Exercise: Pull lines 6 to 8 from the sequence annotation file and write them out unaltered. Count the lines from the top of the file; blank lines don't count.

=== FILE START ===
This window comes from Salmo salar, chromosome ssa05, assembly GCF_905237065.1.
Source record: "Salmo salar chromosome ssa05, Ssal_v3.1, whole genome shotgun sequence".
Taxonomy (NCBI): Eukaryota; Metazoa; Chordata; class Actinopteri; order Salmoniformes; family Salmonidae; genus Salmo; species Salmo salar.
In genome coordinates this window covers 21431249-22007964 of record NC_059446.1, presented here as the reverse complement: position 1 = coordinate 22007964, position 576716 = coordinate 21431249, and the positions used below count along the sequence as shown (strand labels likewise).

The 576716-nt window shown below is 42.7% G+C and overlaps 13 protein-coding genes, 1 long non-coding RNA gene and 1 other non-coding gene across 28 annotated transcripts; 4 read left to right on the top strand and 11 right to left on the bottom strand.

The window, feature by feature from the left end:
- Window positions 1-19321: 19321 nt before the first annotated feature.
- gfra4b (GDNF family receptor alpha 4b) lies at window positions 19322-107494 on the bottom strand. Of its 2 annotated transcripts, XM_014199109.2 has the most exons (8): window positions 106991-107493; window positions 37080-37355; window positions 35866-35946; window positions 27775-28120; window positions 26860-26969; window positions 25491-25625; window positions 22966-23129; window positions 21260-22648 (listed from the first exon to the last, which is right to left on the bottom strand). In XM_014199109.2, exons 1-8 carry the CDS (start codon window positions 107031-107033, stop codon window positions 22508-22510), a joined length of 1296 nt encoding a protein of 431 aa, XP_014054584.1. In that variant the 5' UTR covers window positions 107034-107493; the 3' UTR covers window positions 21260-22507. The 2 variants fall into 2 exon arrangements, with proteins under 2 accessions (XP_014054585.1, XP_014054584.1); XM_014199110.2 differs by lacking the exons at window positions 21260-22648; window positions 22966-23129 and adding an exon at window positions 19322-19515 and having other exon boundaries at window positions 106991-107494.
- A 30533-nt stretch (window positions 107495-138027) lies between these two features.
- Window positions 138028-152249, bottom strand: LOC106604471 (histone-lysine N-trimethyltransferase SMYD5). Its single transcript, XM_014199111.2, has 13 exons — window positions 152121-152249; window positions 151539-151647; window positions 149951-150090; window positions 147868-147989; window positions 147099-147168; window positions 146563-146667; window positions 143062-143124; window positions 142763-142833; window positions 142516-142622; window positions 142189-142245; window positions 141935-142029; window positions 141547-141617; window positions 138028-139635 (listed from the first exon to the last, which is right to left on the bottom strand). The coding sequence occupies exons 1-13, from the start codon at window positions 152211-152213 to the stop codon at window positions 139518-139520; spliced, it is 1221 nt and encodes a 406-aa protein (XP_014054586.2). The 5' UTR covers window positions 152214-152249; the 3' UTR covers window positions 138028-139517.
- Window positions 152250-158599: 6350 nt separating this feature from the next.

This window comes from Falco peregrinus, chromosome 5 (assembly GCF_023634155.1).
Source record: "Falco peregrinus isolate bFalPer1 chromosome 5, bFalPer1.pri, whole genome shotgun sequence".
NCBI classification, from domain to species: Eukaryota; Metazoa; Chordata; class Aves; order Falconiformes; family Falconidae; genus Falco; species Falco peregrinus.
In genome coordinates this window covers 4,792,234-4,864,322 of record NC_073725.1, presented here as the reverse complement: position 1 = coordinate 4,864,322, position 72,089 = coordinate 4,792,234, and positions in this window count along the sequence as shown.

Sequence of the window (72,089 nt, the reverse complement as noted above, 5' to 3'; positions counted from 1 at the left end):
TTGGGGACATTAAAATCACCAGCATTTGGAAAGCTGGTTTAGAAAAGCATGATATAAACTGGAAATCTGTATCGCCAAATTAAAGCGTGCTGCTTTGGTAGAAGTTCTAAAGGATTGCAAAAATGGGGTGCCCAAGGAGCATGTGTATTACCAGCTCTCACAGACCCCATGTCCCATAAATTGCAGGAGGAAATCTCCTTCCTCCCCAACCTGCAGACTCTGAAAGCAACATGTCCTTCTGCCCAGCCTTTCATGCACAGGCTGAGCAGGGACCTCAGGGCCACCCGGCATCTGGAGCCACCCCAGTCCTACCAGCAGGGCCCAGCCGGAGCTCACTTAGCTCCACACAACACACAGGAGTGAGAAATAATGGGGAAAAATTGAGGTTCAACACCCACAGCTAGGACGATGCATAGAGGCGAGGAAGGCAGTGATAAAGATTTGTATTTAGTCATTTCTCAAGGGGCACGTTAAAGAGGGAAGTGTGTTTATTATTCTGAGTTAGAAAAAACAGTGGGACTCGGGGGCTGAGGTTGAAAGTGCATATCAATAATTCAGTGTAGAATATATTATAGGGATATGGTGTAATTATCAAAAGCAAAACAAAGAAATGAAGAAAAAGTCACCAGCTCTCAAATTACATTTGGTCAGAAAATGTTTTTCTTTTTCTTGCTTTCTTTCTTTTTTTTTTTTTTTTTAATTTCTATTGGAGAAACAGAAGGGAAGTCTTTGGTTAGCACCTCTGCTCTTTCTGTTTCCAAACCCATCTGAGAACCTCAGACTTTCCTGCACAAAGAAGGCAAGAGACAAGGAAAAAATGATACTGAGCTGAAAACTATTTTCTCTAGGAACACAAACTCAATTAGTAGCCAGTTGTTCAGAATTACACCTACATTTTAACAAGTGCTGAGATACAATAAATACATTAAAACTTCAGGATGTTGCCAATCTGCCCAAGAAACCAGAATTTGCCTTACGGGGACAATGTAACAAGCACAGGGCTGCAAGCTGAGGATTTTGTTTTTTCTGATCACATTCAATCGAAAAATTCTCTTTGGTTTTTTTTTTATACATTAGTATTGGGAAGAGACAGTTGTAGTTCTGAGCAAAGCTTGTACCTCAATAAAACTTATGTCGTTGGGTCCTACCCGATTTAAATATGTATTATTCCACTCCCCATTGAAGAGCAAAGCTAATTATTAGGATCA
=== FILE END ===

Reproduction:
The window, feature by feature from the left end:
- Window positions 1-19321: 19321 nt before the first annotated feature.
- gfra4b (GDNF family receptor alpha 4b) lies at window positions 19322-107494 on the bottom strand. Of its 2 annotated transcripts, XM_014199109.2 has the most exons (8): window positions 106991-107493; window positions 37080-37355; window positions 35866-35946; window positions 27775-28120; window positions 26860-26969; window positions 25491-25625; window positions 22966-23129; window positions 21260-22648 (listed from the first exon to the last, which is right to left on the bottom strand). In XM_014199109.2, exons 1-8 carry the CDS (start codon window positions 107031-107033, stop codon window positions 22508-22510), a joined length of 1296 nt encoding a protein of 431 aa, XP_014054584.1. In that variant the 5' UTR covers window positions 107034-107493; the 3' UTR covers window positions 21260-22507. The 2 variants fall into 2 exon arrangements, with proteins under 2 accessions (XP_014054585.1, XP_014054584.1); XM_014199110.2 differs by lacking the exons at window positions 21260-22648; window positions 22966-23129 and adding an exon at window positions 19322-19515 and having other exon boundaries at window positions 106991-107494.